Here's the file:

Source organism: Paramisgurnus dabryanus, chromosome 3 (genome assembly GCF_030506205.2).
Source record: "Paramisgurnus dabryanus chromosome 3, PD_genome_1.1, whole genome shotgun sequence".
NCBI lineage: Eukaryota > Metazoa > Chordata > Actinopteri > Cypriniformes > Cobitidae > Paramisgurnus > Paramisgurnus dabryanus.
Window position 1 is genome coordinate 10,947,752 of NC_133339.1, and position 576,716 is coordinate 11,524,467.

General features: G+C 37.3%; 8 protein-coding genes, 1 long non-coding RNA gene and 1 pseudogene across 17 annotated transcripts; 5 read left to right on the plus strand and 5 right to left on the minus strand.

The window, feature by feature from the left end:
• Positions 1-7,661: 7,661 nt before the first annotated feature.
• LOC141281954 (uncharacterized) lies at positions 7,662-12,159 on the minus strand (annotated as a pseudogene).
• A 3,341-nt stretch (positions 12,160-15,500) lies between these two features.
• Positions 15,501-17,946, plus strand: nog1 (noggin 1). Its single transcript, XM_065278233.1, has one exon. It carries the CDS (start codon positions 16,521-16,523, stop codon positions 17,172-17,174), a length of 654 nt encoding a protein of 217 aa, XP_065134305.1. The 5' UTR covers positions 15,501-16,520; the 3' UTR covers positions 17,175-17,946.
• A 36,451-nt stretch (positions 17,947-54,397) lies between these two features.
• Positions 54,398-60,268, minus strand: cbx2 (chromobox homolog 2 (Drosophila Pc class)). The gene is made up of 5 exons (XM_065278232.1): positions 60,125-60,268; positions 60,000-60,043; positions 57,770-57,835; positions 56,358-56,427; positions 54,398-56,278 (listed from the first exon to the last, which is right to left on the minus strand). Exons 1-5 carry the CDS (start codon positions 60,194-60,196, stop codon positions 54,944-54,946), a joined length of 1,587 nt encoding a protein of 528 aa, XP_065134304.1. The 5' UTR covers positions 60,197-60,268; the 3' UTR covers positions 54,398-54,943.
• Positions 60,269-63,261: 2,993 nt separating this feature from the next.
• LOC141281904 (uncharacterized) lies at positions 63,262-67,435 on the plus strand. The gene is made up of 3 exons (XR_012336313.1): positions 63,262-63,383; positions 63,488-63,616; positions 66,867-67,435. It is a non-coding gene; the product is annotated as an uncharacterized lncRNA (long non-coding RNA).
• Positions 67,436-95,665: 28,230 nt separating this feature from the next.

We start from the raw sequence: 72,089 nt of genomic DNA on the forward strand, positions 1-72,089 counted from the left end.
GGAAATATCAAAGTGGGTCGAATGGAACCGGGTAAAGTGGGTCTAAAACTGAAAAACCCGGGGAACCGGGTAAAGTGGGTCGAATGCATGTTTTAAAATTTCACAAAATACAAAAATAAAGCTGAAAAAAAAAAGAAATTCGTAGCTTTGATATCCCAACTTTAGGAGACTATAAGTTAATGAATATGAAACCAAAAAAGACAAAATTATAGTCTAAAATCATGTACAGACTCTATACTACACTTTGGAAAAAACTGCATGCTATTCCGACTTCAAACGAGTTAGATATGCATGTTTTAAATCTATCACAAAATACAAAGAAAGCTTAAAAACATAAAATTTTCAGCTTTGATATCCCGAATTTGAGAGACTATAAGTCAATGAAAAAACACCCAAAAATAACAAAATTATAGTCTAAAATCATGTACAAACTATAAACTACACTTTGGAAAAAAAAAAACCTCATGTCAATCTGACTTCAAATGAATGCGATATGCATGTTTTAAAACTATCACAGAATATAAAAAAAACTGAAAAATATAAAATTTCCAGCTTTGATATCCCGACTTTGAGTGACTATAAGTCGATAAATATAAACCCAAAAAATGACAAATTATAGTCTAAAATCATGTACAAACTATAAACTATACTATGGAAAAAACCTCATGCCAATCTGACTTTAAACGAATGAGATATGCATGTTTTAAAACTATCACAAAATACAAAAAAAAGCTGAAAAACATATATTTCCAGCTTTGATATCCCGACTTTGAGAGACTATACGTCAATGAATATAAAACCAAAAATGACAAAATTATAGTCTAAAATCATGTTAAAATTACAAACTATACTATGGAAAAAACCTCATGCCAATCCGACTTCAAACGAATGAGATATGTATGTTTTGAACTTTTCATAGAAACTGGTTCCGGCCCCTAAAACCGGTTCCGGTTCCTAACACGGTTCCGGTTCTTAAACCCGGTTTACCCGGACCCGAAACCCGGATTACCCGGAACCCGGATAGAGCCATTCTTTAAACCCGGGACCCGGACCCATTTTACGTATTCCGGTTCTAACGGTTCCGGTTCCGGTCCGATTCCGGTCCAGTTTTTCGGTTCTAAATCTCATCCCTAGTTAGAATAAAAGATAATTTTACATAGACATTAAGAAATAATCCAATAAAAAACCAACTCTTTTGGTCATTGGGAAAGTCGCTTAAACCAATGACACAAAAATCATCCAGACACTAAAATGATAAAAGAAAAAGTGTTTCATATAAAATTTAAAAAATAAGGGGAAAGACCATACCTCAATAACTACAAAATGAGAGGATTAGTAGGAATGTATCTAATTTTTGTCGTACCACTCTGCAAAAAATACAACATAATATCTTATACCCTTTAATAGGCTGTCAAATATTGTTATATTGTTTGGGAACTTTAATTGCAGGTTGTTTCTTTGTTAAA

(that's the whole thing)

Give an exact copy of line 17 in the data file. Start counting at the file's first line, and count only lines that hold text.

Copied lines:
GGAAATATCAAAGTGGGTCGAATGGAACCGGGTAAAGTGGGTCTAAAACTGAAAAACCCGGGGAACCGGGTAAAGTGGGTCGAATGCATGTTTTAAAATTTCACAAAATACAAAAATAAAGCTGAAAAAAAAAAGAAATTCGTAGCTTTGATATCCCAACTTTAGGAGACTATAAGTTAATGAATATGAAACCAAAAAAGACAAAATTATAGTCTAAAATCATGTACAGACTCTATACTACACTTTGGAAAAAACTGCATGCTATTCCGACTTCAAACGAGTTAGATATGCATGTTTTAAATCTATCACAAAATACAAAGAAAGCTTAAAAACATAAAATTTTCAGCTTTGATATCCCGAATTTGAGAGACTATAAGTCAATGAAAAAACACCCAAAAATAACAAAATTATAGTCTAAAATCATGTACAAACTATAAACTACACTTTGGAAAAAAAAAAACCTCATGTCAATCTGACTTCAAATGAATGCGATATGCATGTTTTAAAACTATCACAGAATATAAAAAAAACTGAAAAATATAAAATTTCCAGCTTTGATATCCCGACTTTGAGTGACTATAAGTCGATAAATATAAACCCAAAAAATGACAAATTATAGTCTAAAATCATGTACAAACTATAAACTATACTATGGAAAAAACCTCATGCCAATCTGACTTTAAACGAATGAGATATGCATGTTTTAAAACTATCACAAAATACAAAAAAAAGCTGAAAAACATATATTTCCAGCTTTGATATCCCGACTTTGAGAGACTATACGTCAATGAATATAAAACCAAAAATGACAAAATTATAGTCTAAAATCATGTTAAAATTACAAACTATACTATGGAAAAAACCTCATGCCAATCCGACTTCAAACGAATGAGATATGTATGTTTTGAACTTTTCATAGAAACTGGTTCCGGCCCCTAAAACCGGTTCCGGTTCCTAACACGGTTCCGGTTCTTAAACCCGGTTTACCCGGACCCGAAACCCGGATTACCCGGAACCCGGATAGAGCCATTCTTTAAACCCGGGACCCGGACCCATTTTACGTATTCCGGTTCTAACGGTTCCGGTTCCGGTCCGATTCCGGTCCAGTTTTTCGGTTCTAAATCTCATCCCTAGTTAGAATAAAAGATAATTTTACATAGACATTAAGAAATAATCCAATAAAAAACCAACTCTTTTGGTCATTGGGAAAGTCGCTTAAACCAATGACACAAAAATCATCCAGACACTAAAATGATAAAAGAAAAAGTGTTTCATATAAAATTTAAAAAATAAGGGGAAAGACCATACCTCAATAACTACAAAATGAGAGGATTAGTAGGAATGTATCTAATTTTTGTCGTACCACTCTGCAAAAAATACAACATAATATCTTATACCCTTTAATAGGCTGTCAAATATTGTTATATTGTTTGGGAACTTTAATTGCAGGTTGTTTCTTTGTTAAA